BOISE — An immigration-related bill that some Idaho farm groups worried could have a chilling effect on much of the state’s agricultural workforce has struggled to gain traction in the Idaho Legislature.
A House joint memorial that asks Congress to ensure that foreign food products imported into the United States meet the same food safety standards that domestic farmers and food processors must meet is also struggling.
But a bill that would codify into state law a landmark Idaho Supreme Court decision on who owns in-stream stock watering rights on federal land is sailing through the Legislature with little opposition.
That bill passed the Senate by a 34-0 vote and has been sent to the House. If passed by that body and signed into law by the governor, it could benefit thousands of ranchers in Idaho who own cattle that graze on federal land.
Idaho’s top court ruled in 2007 that the U.S. Bureau of Land Management can’t own in-stream stock watering rights because the agency doesn’t own cattle and therefore can’t put the water to beneficial use.
Senate Bill 1111 would allow thousands of Idaho ranchers to potentially file for those rights.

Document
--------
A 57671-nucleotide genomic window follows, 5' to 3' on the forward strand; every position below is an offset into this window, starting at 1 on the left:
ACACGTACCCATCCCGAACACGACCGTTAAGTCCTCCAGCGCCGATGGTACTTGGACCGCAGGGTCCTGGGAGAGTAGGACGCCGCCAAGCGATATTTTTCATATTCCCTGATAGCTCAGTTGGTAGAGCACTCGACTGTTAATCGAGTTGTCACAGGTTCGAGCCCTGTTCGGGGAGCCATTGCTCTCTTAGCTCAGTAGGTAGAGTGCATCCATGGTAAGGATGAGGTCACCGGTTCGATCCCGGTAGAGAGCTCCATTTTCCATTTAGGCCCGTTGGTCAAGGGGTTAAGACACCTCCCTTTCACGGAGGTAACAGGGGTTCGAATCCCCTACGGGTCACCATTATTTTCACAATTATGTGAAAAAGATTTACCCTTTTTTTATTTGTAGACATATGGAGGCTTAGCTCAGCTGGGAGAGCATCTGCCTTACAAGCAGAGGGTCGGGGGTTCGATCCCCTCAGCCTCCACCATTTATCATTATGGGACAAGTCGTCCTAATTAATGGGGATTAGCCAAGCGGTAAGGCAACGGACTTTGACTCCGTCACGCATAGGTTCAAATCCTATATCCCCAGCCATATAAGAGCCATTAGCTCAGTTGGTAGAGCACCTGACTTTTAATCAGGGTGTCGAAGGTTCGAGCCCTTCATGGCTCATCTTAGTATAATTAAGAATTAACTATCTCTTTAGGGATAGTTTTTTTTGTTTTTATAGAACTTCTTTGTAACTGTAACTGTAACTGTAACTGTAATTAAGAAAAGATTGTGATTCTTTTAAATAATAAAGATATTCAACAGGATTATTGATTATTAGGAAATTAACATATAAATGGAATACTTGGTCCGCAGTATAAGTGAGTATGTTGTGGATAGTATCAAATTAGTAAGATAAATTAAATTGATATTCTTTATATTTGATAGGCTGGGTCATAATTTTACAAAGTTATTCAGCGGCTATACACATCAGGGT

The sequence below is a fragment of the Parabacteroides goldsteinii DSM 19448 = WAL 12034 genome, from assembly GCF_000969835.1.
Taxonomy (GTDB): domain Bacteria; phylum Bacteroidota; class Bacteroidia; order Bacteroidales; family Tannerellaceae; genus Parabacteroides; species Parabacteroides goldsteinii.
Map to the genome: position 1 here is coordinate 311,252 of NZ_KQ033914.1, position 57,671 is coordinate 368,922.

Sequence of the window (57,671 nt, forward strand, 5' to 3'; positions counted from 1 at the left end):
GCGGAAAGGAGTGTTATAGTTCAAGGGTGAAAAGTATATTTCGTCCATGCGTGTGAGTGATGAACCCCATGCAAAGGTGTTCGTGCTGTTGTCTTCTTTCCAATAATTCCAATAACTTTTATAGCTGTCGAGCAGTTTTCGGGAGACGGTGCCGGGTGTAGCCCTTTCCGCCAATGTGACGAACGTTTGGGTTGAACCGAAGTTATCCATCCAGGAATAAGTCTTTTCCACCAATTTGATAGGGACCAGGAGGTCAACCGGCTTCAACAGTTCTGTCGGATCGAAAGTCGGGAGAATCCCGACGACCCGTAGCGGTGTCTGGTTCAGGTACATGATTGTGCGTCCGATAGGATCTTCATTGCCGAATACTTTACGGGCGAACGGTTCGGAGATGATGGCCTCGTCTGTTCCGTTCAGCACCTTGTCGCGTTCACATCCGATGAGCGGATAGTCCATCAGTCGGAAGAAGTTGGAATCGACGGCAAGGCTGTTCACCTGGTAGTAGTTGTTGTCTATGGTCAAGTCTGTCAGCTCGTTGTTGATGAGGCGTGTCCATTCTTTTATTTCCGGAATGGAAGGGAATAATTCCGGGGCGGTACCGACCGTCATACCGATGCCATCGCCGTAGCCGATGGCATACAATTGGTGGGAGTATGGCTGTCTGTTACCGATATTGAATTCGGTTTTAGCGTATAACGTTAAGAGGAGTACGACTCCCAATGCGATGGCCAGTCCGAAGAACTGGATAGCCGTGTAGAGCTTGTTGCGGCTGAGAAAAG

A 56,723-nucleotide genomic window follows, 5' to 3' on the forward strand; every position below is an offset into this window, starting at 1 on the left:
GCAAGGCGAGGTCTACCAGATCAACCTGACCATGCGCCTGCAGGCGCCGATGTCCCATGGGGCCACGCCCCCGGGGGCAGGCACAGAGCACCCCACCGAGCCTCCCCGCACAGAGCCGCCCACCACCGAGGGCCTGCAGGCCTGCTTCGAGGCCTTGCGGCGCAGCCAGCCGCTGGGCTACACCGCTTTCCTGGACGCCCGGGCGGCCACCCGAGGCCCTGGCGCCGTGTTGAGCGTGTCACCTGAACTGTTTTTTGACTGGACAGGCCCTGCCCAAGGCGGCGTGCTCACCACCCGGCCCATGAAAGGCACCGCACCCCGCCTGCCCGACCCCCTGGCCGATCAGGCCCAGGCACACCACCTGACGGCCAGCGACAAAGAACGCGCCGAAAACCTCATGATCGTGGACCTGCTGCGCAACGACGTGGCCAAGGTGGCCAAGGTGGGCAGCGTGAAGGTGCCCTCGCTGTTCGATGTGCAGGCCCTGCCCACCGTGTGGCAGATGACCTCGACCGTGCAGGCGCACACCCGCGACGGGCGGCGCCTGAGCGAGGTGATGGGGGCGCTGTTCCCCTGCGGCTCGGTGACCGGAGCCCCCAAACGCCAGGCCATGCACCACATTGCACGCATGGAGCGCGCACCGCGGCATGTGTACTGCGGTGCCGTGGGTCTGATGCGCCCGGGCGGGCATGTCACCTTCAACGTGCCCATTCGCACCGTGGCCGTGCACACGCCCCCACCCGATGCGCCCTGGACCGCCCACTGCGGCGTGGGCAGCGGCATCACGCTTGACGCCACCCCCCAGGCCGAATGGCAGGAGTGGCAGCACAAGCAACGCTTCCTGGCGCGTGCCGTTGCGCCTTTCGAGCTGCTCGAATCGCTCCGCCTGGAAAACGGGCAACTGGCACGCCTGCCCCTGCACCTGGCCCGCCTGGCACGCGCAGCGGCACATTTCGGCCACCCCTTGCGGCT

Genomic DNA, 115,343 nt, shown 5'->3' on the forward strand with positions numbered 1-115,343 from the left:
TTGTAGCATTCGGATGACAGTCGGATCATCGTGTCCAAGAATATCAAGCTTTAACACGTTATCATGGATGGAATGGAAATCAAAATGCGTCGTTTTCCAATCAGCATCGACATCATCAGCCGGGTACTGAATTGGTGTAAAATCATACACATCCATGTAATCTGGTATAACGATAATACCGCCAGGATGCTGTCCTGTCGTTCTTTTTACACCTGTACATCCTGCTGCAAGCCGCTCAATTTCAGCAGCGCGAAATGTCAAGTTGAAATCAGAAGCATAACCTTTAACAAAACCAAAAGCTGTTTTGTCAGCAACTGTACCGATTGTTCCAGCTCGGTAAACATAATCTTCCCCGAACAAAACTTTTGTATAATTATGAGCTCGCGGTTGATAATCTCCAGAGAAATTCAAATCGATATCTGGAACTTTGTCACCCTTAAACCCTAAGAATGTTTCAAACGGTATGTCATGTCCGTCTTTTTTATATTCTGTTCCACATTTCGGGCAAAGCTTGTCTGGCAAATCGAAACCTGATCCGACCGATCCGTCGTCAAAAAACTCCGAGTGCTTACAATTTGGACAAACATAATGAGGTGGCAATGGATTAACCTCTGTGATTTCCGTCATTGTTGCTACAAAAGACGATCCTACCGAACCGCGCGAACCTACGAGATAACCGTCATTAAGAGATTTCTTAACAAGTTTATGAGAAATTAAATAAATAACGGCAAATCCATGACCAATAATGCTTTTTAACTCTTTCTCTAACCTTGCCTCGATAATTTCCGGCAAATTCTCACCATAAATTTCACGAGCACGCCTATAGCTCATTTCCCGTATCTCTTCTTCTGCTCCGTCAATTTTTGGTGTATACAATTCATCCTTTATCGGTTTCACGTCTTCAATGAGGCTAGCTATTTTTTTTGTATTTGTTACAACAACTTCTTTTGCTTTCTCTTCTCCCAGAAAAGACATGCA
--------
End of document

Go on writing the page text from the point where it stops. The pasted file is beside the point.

The immigration bill stalled after facing opposition from some farm groups that worried it could discourage some of the industry’s foreign-born labor force to look to other states for employment.
The bill sought to prevent so-called sanctuary cities from being established in Idaho by allowing the state to withhold funding from them if they were. Sanctuary cities are municipalities that discourage cooperation with federal immigration agencies.
After meeting with ag groups opposed to the bill, its sponsor, Rep. Greg Chaney, R-Caldwell, rewrote it and dropped provisions that farm groups believe would have required law enforcement officers to hold anyone arrested for up to 48 hours for further checks if they could not prove legal residence.
But House Bill 198 has sat in the House State Affairs Committee since Feb. 22 and with the 2017 session nearing its homestretch, it’s unlikely the bill will advance, Chaney said.
“As of right now, no hearing date has been set,” he said. “As time winds down (in the session), it becomes less likely.”
After the bill was re-written to try to address concerns from the agricultural industry, some of the enthusiasm from its initial supporters was lost, Chaney said.
“In the end, we weren’t able to come up with language that everybody was comfortable with,” he said.
Some of Idaho’s main farm groups were concerned about language in House Joint Memorial 1 that they believed was inaccurate, including language about country of origin labeling.
The memorial’s author, Canyon County farmer Sid Freeman, worked with those groups to change some of the language and the memorial has been reintroduced as HJM6.
The rewritten memorial passed the House unanimously March 14 and has moved to the Senate.
Freeman believes there is still enough time in the legislative session to get it passed.
“I think we’ll get it done,” he said.